What does the ‘Yes’ campaign say?
It summarises its case by saying it’s about recognising Indigenous people in our Constitution, listening to the advice of Indigenous Australians, and getting better results in longstanding issues including health, education and housing.

And the ‘No’ case?
The headline is that constitutional change is risky and would invite legal challenge, that we don’t have enough detail on the Voice, and that it is divisive.

So those are the summaries – what are the actual arguments that have been highlighted in the pamphlet?
Both cases have refined some of their arguments based on previous criticisms, or questions from the other side. So the ‘Yes’ campaign is focusing on persuading people that a Voice will achieve concrete results for Indigenous Australians.

How would it do that?
Campaigners say governments have spent billions trying to improve life expectancy and housing and education in the past and it hasn’t worked, and that the Voice is the best chance of actually listening to Indigenous Aussies and improving outcomes.

And what does the ‘No’ campaign say?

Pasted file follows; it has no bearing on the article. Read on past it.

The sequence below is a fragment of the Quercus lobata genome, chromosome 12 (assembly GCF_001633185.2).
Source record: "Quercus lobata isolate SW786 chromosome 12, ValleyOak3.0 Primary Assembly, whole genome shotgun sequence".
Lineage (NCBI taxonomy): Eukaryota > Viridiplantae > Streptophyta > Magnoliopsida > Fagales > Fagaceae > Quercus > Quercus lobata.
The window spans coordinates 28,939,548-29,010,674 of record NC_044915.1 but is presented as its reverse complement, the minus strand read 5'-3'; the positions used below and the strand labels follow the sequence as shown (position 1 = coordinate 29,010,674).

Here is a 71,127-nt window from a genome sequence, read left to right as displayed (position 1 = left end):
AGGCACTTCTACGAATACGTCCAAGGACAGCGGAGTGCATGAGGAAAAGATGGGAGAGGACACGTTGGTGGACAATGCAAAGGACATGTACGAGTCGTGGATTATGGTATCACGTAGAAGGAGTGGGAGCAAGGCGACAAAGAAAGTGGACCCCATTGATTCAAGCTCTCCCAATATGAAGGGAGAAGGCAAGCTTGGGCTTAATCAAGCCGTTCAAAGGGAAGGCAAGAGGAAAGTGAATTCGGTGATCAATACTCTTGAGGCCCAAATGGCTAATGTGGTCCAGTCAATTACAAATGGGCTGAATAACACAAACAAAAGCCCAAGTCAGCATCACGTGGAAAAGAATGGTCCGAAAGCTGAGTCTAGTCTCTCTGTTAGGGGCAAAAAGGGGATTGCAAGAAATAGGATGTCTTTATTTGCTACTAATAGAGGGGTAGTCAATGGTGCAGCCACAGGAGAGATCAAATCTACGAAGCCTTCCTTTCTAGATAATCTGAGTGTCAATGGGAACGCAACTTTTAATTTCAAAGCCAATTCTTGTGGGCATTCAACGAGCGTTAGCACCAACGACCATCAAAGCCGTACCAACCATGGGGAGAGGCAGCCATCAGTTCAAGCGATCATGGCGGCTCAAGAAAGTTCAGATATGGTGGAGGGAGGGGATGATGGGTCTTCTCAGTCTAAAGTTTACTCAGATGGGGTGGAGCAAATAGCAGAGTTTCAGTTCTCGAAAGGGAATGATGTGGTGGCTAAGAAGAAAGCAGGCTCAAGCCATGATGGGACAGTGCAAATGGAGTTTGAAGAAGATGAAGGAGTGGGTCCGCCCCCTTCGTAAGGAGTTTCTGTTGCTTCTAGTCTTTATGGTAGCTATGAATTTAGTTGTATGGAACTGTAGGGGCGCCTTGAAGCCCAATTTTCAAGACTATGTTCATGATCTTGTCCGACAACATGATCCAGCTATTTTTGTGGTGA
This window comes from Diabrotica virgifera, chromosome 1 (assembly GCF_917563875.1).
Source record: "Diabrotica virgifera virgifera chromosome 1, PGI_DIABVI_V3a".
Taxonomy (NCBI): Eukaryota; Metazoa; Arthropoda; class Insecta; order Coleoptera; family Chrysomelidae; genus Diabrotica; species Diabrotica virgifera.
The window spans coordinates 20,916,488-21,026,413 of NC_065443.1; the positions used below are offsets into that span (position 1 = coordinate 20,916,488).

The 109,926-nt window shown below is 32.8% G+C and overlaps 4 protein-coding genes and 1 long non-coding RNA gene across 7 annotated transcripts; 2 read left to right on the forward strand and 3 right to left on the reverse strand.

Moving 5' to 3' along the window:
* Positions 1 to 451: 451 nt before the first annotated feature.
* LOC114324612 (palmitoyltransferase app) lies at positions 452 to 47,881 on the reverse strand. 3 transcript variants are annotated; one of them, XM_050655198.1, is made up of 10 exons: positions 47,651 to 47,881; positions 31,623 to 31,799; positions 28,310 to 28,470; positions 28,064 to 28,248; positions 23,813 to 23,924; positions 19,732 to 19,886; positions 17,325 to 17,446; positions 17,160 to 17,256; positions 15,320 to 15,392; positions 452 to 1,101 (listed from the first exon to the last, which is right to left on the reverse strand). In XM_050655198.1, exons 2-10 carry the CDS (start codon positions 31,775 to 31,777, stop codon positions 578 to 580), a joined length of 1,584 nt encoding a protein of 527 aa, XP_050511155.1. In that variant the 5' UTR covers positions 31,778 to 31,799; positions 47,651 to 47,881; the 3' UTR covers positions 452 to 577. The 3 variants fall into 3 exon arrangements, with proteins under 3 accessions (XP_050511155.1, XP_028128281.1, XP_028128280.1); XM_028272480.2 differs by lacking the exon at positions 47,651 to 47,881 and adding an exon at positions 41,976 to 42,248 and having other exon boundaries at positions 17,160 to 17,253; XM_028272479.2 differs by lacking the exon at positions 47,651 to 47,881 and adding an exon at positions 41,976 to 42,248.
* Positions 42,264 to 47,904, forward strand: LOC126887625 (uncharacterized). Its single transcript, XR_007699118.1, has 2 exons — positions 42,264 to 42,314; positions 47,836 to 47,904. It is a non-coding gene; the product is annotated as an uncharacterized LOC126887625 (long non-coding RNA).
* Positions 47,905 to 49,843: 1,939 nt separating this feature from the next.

It argues the Voice won’t help Indigenous Aussies and that it would just create more bureaucracy. It says there is already a National Indigenous Australians Agency which has 1,400 staff and the Voice would be an unnecessary layer.

Anything else?
It claims the Voice will also “open the door for activists” and it’s also picked out comments from some prominent Voice supporters who are open about the fact they see this referendum as a first step to reparations and compensation.

Is that true?
Well, the PM has been insisting in recent weeks that this referendum is purely about establishing a Voice to Parliament, and doesn’t open the door to anything else.

What happens if the referendum returns a ‘No’ vote?
PM Albanese says there’s no Plan B on the table. He says he’s not contemplating another form of constitutional recognition for Indigenous Australians, and that “if the referendum fails, it will be a clear sign that it doesn’t have the support of the Australian people”.

Don’t some ‘No’ campaigners support the recognition of Indigenous Aussies in the Constitution?